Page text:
Professional intellectual worried that being a public idiot will have professional consequences?  OK, I guess we’re all guilty, at one time or other, of wanting to have our cake and eat it, too.  A former colleague directed my attention to one of his colleagues, who has apparently taken up the martyr’s white.  Hear his cry:

We don’t wind up in the gulag for dissenting from the received wisdom of the progressive left, but we can lose our reputations and jobs. The threat of such loss is real enough to make dissenters think twice about speaking at all. The diminution of freedom after speech tends to inhibit freedom of speech.

There are at least three sets of issues about which dissent is not allowed: the sexual revolution, climate change and honest talk about race.

I’d prefer honest talk about the Oxford comma, but if you want to whine about the sex other people are having, prefer ignorance to climate science, and insist on an imaginary right to look down on darker people, that doesn’t make you a conservative, that makes you an idiot.

And, if you have chosen a career as a public intellectual, then being a public nitwit is probably toxic to your professional health.  You don’t have to be a member of the “progressive left” to deal with the real world, just an adult.  If, instead, you insist on treating everyone who doesn’t blow smoke up your ass as part of a conspiracy, I’m going to have to laugh at you.  Consider it a kindness; other than entertainment, I can’t imaging what these people are good for.

There are no Atheists in Fo’c’sles

February 28, 2013

Yesterday, I was convinced that I had a non-negligible chance of dropping dead at any moment.  Why isn’t really that important, only that a similar condition has already killed three members of my family, so the threat was more than hypothetical.

And I wasn’t afraid.  That’s odd, because it’s moment like that in which non-believers are commonly believed to doubt their doubt, to reach out to a higher power.  Um, no.  I might as well have been a gay guy holding a copy of Penthouse.  I felt nothing.

knowyourenemyOr rather, I felt no fear for myself.  I blasted down the highway in mid-afternoon non-traffic, blaring stupid songs from the radio and laughing at the possibility that I might lose consciousness at 70 mph and take a few of my fellow travelers with me before I could reach my doctor.  But I did feel a sadness for my children, my wife.  I honestly want to die with their names on my lips.  I felt sad for my friends, some of whom have already lost too much.  For a few minutes, I thought about posting something on FB, “so long, just in case,” it might have read, “you’re reading this because you’re dear to me.  I don’t friend assholes.”  Or something.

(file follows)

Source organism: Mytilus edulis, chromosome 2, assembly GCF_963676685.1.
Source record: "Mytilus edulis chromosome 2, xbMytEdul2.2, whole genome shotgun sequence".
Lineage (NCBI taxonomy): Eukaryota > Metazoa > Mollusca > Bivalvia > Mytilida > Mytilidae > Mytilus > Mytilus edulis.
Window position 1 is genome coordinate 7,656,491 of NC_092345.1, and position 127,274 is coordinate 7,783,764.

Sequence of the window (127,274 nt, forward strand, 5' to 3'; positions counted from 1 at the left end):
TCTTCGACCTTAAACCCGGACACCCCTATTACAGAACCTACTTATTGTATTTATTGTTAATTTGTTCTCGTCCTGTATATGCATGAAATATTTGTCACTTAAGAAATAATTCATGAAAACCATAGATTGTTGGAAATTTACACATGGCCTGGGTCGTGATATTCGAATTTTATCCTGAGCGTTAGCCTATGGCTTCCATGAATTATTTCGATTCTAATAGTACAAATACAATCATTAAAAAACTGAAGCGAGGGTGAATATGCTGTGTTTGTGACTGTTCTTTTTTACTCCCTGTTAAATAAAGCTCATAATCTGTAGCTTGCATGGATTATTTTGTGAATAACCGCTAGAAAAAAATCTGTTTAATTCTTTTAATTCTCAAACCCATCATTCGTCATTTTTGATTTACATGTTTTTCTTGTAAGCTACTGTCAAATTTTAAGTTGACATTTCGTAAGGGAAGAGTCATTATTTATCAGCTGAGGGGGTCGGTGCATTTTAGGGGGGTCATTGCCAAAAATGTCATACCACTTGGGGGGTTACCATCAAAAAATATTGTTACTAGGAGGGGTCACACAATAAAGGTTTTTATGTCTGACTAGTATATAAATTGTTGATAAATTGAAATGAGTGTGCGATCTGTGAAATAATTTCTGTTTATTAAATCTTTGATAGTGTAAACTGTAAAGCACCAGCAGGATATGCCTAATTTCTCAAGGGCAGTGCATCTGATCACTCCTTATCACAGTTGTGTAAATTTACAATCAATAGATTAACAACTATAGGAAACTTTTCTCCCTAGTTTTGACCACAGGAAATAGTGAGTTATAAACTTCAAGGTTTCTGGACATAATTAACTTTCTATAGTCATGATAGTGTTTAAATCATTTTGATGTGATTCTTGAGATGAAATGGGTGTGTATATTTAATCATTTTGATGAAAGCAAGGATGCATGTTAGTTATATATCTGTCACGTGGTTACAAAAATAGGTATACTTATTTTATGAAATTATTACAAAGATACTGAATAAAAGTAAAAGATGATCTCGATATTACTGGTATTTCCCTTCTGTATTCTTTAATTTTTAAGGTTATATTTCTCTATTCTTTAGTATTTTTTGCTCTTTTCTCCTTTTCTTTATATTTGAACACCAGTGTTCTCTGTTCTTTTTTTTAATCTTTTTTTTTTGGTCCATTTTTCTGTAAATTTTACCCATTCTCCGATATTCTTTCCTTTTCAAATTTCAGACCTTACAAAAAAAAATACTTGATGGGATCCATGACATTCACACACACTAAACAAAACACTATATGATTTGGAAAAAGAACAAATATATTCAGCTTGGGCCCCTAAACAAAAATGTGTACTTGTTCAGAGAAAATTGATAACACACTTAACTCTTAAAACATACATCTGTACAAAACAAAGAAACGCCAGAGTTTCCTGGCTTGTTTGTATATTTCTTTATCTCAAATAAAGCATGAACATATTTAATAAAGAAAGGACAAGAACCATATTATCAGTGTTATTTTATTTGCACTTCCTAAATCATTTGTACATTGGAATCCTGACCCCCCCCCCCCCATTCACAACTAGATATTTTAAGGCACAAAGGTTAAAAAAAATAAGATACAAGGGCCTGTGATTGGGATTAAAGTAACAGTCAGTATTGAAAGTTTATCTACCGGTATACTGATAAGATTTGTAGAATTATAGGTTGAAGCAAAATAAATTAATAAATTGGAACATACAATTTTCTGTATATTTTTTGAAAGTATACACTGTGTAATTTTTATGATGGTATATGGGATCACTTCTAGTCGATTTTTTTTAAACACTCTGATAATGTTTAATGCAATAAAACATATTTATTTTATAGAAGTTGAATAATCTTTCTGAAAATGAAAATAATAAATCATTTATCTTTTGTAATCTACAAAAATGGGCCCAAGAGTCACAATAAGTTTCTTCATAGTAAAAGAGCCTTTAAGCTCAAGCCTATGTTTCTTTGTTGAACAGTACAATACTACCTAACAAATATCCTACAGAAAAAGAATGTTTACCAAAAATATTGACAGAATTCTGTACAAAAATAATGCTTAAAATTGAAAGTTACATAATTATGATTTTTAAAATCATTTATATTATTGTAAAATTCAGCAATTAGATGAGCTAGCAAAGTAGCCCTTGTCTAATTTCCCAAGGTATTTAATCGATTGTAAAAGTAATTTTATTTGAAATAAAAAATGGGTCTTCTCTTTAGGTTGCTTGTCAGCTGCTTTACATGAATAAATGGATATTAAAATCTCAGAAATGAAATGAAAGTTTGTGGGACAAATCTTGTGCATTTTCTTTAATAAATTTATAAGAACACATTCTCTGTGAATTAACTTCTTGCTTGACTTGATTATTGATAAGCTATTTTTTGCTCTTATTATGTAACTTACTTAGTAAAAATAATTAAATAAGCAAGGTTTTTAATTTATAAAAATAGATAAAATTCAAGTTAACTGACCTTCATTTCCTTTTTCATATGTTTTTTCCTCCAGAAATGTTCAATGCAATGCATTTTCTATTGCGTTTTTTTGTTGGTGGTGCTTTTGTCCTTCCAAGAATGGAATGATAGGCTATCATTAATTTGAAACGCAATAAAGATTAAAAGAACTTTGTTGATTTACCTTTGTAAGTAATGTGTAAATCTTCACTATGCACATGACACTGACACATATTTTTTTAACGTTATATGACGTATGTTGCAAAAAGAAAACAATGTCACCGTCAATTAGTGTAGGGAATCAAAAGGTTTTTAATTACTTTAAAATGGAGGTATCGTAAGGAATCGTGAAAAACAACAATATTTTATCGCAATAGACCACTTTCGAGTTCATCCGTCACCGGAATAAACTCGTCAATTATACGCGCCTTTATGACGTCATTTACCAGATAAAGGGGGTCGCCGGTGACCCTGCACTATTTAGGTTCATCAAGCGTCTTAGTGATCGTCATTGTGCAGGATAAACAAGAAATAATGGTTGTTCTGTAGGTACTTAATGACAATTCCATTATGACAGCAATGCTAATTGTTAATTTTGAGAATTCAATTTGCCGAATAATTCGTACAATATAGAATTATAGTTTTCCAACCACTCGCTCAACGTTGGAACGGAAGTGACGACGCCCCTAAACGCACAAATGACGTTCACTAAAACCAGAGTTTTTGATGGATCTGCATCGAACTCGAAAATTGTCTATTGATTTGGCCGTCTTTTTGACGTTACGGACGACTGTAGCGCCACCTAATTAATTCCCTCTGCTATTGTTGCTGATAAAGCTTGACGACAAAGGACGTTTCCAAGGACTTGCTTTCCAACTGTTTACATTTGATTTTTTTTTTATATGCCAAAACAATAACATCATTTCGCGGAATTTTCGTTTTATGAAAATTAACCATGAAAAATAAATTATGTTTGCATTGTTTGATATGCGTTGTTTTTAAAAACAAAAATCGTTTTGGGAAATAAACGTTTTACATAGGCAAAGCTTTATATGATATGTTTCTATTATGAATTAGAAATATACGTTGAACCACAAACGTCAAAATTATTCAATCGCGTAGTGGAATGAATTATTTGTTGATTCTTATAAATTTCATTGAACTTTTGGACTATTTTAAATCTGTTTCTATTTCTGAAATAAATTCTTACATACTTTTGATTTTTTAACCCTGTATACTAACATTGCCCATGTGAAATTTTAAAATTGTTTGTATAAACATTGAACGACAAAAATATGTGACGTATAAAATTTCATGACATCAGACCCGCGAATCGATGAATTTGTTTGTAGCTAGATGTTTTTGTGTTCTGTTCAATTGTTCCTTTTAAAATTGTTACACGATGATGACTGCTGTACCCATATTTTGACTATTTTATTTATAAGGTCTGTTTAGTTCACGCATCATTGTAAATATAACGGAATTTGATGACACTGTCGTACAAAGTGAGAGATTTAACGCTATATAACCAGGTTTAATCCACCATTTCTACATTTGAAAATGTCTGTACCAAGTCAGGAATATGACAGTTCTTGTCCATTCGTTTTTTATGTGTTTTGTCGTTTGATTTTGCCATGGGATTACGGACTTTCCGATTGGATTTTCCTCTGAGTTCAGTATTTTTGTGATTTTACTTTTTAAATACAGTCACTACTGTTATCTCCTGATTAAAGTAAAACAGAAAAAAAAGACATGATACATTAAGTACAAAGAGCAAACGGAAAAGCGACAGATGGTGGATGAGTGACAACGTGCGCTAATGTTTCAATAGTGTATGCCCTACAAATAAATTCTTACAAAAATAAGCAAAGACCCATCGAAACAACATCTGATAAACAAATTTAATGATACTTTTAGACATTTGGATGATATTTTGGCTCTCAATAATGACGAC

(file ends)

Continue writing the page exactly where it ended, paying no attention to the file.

But I looked around in the blasted, blue clear Austin day and thought, “this could be it.  Ayup.  There ain’t no more.  Had a good ride.  Got some things left over that I wish I’d done.  A novel or three.  But at 42, I’ve had more wine, women, and song that I deserved, and if this is it, well … OK.”

And now, two doctors have told me I’m probably not dying, so I can set that aside.  I told my eldest daughter about the danger, as I tucked her in, and that I was probably OK, but that if something happens to me, it’s her job to tell her sister (only 3) that I loved her.

We are the part of the universe that is privileged to be able to perceive it and know it.  That’s why I see superstition and ignorance as blasphemy and obscenity.  Even I have worried, though not recently, that my Christian upbringing might return as a kind of crutch.  Struggling with some pretty nasty stress this year, it occurred to me how nice it must be to have a sort of Cosmic Daddy who says it’s going to be OK (even if He does occasionally massacre whole populations or keep His omnipotence shiny and uncontaminated by the prevention of said massacres).  Sailors are notoriously superstitious people, most likely because they are at the mercy of so many variables and unknowables.  They have to add meaning and pretend to have agency, I guess, or go mad/-der.

But this time around, at least, a truly existential threat did not alter who I am.  I am an atheist.  I’ve held my wife’s hand through two births and seen some terrifying shit elsewhere, so there’s not a lot I’m afraid of, other than bounced checks and growing ugly.